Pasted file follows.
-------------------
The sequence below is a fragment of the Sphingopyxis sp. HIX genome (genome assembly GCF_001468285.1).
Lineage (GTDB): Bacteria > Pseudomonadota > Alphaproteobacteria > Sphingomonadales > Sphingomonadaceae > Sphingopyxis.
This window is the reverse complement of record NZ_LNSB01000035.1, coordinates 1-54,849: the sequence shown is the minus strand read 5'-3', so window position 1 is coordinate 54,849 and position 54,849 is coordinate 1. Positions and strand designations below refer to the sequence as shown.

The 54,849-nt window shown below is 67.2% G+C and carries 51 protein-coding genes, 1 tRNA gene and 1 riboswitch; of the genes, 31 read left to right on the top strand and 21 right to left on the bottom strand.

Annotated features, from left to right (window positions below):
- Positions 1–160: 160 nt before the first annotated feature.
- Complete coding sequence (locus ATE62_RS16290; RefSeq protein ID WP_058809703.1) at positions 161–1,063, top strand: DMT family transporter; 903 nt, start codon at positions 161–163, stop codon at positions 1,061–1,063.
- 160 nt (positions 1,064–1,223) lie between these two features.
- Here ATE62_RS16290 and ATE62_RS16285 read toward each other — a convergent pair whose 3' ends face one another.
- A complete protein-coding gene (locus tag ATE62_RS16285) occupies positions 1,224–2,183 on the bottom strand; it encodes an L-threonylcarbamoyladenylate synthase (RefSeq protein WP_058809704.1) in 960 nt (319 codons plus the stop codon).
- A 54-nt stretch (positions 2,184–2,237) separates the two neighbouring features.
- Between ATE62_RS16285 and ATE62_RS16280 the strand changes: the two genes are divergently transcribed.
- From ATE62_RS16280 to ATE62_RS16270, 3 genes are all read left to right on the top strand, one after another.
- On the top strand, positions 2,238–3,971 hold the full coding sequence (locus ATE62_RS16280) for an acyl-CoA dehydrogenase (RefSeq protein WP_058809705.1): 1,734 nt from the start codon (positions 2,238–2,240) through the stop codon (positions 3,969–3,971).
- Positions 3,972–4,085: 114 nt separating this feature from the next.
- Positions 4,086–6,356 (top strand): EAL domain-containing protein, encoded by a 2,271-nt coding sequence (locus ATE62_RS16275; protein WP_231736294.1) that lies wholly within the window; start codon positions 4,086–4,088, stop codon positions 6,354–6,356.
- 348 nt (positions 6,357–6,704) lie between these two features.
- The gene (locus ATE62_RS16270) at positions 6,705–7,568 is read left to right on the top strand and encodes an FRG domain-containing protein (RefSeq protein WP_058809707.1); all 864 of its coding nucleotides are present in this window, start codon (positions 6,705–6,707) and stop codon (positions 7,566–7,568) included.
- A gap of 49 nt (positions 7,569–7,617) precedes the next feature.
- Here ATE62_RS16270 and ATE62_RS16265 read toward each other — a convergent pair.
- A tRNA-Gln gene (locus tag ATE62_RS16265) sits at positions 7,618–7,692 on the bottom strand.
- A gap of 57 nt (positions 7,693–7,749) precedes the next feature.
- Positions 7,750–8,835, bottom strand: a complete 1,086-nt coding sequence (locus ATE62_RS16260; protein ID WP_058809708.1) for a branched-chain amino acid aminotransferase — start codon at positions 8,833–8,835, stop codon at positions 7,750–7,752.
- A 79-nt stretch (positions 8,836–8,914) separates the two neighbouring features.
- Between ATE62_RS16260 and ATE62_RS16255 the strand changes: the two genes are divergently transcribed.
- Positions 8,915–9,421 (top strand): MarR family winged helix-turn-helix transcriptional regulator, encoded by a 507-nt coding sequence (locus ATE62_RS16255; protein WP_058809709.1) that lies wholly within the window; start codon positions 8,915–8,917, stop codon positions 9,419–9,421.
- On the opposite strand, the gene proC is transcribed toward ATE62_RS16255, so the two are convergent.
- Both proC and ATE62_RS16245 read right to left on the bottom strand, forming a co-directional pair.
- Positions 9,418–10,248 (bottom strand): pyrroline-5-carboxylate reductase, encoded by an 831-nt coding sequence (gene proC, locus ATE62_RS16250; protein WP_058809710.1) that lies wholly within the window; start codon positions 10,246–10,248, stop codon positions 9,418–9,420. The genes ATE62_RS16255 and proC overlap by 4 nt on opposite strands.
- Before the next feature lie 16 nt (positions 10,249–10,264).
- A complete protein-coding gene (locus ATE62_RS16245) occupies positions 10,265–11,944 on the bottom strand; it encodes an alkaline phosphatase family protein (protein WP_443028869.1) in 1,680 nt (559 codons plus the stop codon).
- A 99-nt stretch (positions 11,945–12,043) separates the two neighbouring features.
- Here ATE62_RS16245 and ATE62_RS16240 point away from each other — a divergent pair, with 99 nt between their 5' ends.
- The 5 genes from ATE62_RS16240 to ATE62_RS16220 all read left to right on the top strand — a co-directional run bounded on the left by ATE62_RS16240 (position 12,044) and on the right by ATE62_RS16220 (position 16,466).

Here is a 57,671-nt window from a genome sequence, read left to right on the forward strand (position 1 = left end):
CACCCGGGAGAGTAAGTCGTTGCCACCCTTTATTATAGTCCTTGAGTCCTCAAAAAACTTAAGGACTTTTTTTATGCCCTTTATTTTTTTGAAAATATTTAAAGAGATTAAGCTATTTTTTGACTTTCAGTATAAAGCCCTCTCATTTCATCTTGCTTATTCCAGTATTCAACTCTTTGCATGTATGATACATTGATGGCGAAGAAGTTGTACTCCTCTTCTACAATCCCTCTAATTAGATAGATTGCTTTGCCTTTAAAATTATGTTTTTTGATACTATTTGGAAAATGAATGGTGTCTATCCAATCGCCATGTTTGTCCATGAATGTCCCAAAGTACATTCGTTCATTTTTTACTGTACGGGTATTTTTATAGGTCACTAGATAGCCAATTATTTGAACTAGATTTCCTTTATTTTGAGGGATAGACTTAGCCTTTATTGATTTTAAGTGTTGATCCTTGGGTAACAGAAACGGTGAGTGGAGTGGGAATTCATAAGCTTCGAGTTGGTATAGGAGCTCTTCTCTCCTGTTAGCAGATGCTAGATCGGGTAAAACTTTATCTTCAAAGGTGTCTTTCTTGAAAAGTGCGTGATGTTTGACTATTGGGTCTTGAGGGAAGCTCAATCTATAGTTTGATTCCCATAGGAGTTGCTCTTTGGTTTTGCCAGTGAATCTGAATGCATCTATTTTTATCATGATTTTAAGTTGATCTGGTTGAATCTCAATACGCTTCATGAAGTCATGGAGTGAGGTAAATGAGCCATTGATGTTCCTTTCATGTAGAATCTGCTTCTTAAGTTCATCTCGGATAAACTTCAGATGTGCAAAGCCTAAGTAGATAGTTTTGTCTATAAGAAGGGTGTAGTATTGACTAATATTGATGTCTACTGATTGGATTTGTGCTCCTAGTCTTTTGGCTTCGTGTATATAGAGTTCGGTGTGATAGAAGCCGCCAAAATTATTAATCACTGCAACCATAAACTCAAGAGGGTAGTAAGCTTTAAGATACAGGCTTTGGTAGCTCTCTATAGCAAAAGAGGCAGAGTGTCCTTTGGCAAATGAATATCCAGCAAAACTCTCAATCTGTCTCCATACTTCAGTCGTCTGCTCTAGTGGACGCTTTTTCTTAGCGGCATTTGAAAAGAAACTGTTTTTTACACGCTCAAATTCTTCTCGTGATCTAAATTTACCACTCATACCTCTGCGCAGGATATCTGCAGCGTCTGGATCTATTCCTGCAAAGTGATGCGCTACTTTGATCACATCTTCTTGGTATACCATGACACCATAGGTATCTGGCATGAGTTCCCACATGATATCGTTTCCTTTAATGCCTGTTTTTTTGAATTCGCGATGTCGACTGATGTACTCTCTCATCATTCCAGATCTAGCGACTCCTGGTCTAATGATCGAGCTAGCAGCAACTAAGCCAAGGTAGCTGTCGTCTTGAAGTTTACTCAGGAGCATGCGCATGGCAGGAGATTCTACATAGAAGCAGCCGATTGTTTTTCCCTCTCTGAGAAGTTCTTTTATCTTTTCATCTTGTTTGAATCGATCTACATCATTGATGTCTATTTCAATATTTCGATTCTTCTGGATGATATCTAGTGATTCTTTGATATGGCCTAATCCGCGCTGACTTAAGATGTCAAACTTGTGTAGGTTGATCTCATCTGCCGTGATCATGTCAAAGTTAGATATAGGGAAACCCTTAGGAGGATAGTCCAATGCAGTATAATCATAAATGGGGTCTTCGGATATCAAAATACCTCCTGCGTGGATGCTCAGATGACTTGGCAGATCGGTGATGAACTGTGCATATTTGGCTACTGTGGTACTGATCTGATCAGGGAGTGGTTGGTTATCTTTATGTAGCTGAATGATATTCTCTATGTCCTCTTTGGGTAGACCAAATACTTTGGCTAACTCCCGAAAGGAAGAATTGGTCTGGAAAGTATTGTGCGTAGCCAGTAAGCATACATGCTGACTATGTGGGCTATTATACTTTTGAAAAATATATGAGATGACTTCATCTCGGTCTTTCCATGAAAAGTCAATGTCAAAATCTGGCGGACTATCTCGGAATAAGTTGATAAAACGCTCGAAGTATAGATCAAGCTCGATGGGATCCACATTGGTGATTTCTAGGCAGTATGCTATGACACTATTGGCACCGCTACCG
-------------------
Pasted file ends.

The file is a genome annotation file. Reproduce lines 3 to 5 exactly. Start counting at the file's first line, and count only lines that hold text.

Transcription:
This window is the reverse complement of record NZ_LNSB01000035.1, coordinates 1-54,849: the sequence shown is the minus strand read 5'-3', so window position 1 is coordinate 54,849 and position 54,849 is coordinate 1. Positions and strand designations below refer to the sequence as shown.

The 54,849-nt window shown below is 67.2% G+C and carries 51 protein-coding genes, 1 tRNA gene and 1 riboswitch; of the genes, 31 read left to right on the top strand and 21 right to left on the bottom strand.

Annotated features, from left to right (window positions below):